The panel on Strengthening Links Between Industry and Education Providers, brought together Professor David Gann, Principal of Imperial College London’s Tanaka Business School; Professor Jeremy Myerson, Director of Innovation RCA at the Royal College of Art; and Rolls-Royce Chief Design Engineer for Civil Aerospace Geoff Kirk. What does industry want from academics? asked Professor Gann. “Well trained people, inquiring minds, rigour.” What should academia avoid? “Second rate consulting to third rate firms is the road to misery,” he argued. Instead it should consider collaborative models, take a long-term view, work out its attitude to intellectual property, and consider incentive models. In the context of the first point, he described one of the increasing number of links between Imperial and the Royal College of Art, some motivated by the Cox Review.
Professor Myerson noted that the Cox Review had separated creativity (‘generation’) and innovation (‘exploitation’). He also observed that design is not the whole story, and that there is a need for collaboration with other disciplines. His suggestions to policy makers were to address demand by business for academic expertise, not just its supply; and to support real inter-disciplinary generation of knowledge.
“In South Kensington [home of the RCA, Imperial and the associated Tanaka] we have a nexus of design, business and engineering” he noted—while recognising that South Kensington is not the sole UK nexus. More generally, he argued that universities should focus on teaching and research rather than “compete [by doing consulting work] with the employers of our own graduates, and our own graduates who are setting up businesses.” Crucially, he asked where universities, especially in art and design, fit in the innovation cycle when R&D is now out in the open. Noting the innovation phases of discovery, create/develop, and deliver, he observed the skills of art schools are best suited to the first phase.
Geoff Kirk’s key argument, complementing Myerson’s, was that universities are not sub-contract houses. Rather, they “need to retain independence of thought” and feel they can challenge a sponsoring company.
The pre-lunch keynote was delivered by the Rt. Hon Alistair Darling MP, UK Secretary of State for Trade and Industry, who recently asked the Design Council to produce a report on how well UK industry is making use of design and creativity. Darling began by comparing current developments to the industrial revolution, and arguing that Britain has got to compete on quality and excellence, and design and creativity. “We must seek competitive advantage by exploiting capabilities that our competitors cannot imitate” he said. “The UK has distinctive skills in innovation and creativity that we can draw on to produce high value goods and services.” Reflecting on the ur-example of successful consumer products—the iPod—he noted that “it was the consumer-friendly and up-to-date design that brought a revolution in the market.” “Without great design, a great idea will wither on shop shelves instead of flying off them,” he argued. Considering the role of government, he reflected on the importance of network of Centres of Creativity, with the London-based National Centre for Design and Innovation at its core, and also noted that Government could help promote design and creativity through its own procurement.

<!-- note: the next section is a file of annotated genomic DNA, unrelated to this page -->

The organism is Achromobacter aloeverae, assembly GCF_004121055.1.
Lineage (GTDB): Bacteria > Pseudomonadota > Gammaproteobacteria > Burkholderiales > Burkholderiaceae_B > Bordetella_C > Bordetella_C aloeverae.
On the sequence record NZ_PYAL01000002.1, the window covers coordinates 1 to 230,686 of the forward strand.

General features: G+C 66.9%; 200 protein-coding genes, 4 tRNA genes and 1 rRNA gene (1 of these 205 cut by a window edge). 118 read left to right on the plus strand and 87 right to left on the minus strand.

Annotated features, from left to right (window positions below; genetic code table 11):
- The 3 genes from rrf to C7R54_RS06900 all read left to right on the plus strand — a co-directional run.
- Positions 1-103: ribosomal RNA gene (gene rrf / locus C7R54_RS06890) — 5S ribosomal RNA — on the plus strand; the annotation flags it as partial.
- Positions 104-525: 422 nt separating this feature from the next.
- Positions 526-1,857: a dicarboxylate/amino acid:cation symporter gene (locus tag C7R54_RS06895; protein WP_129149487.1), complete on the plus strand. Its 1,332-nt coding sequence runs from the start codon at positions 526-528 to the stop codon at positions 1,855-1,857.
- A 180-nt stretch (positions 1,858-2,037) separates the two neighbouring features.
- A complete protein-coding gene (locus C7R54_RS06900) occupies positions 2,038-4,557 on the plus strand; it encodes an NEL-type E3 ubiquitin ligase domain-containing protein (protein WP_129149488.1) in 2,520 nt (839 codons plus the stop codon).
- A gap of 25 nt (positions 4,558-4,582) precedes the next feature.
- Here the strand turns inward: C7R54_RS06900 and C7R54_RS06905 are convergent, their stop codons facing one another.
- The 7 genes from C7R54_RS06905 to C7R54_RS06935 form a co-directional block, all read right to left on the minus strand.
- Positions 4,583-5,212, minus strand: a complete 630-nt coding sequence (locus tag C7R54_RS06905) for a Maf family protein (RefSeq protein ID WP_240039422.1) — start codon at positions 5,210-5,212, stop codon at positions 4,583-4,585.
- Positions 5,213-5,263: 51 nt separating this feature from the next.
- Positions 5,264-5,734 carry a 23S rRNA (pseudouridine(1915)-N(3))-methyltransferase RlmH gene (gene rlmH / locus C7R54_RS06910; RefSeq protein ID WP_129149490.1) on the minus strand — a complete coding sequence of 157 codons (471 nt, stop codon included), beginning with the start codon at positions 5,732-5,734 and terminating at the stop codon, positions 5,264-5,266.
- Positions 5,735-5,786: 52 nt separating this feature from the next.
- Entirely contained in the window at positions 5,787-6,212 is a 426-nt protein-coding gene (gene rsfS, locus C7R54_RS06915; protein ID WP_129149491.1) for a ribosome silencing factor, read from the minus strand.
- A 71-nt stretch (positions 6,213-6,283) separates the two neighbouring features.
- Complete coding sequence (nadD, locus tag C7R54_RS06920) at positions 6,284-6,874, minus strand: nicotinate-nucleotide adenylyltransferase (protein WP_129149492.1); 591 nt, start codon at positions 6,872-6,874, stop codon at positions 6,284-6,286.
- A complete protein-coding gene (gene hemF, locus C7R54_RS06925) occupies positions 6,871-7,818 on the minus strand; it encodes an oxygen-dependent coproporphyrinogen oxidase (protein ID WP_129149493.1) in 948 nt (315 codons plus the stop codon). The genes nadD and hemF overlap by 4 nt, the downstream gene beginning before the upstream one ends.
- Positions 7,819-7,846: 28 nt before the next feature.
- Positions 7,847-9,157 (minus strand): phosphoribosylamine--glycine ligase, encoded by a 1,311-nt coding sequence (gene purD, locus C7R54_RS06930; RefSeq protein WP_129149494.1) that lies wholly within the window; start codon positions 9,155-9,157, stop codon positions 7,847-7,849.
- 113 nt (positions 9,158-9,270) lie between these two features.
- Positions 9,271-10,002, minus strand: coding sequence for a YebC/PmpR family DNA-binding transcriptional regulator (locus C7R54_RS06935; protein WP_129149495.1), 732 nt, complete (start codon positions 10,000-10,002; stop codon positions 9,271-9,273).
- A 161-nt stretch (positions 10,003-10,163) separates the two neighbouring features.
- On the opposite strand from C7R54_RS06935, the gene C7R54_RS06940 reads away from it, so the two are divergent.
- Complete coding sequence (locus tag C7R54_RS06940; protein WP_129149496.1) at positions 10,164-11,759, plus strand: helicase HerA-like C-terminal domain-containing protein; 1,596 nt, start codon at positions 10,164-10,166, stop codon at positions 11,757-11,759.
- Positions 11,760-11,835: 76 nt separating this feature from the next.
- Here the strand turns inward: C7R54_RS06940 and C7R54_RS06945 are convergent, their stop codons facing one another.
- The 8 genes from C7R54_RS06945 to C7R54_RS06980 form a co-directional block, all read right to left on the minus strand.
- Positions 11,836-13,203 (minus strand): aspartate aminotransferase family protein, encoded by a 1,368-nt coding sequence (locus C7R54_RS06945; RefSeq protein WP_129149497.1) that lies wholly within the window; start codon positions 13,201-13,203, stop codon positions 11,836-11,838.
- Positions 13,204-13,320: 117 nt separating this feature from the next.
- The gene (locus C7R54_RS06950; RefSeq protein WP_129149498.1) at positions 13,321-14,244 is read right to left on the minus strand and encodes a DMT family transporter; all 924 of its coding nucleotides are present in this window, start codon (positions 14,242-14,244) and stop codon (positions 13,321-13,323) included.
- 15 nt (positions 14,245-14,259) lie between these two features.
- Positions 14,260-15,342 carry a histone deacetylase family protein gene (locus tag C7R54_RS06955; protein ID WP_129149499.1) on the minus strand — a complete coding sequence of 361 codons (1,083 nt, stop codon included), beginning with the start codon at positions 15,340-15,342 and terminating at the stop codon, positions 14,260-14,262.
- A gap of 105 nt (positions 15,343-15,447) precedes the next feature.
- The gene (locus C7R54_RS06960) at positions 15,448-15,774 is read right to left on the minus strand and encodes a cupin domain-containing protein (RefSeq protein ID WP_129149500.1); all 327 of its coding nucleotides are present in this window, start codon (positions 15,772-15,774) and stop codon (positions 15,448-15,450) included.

Design Council Chief Executive David Kester started by defining design as “what links creativity and innovation,” and “creativity deployed to a specific end.” He cited Design Council research which showed that design-driven companies out-performed the market, but noted that business often lacks the skills to use design effectively. He reflected on the trend for emerging economies—including China, India and New Zealand—to embrace design and creativity, and cited research by John Heskett, Professor of Design at Hong Kong Polytechnic University, on the creative capabilities of China, commissioned as part of the Cox Review.
Darling and Kester’s speeches were responded to by a panel including Sir Terence Conran; David Godber, Director of Nissan Design Europe; and IDEO co-founder Bill Moggridge. Conran reflected on the key influence of the 1951 Festival of Britain, in which he had a hand. “No one knew what design could do” he observed. “Design cheered people up.” Coming back to the present he asked “Where can you go to be convinced that we care deeply about design?”, suggesting the London-based Design Museum, which he was key to creating, with its ambitious plans under new director Deyan Sudjic. He also cited his first hand experience of the UK government’s enthusiasm for design, based on the tour of the Royal College of Art student show he and Rector Christopher Frayling had given the Chancellor of the Exchequer. “This is the future for British industry,” was the comment of the likely next UK Prime Minister. Conran also reflected on the challenges for design, observing that there are no large-scale furniture factories in UK.
David Godber noted the resilience of UK in general, but reported that one of the key government initiatives, tax credits for design, were still mostly unclaimed by qualifying design companies, implying greater challenges than simple policy development.
Bill Moggridge returned to the theme of the Festival of Britain, noting that it “inspired me to be a designer.” The most powerful aspect of being a designer, he observed, is that “design brings in the human element.” Design methods need to be combined with prototyping, which is increasingly important as life becomes more complex, and can be extended to prototyping services—which also benefit from inter-disciplinary approaches. “Do it quickly, as business needs to see things tried quickly and cheaply,” he counselled. Touching on education he noted the Hasso Plattner Institute of Design, in which IDEO co-founder David Kelley has a key role, is novel in being “an institute that allows for [inter-disciplinary] collaboration.”
The Summit concluded with three breakout sessions, on Globalisation and Future Trends; Commercialisation of Ideas; and Creative Industries and Innovation.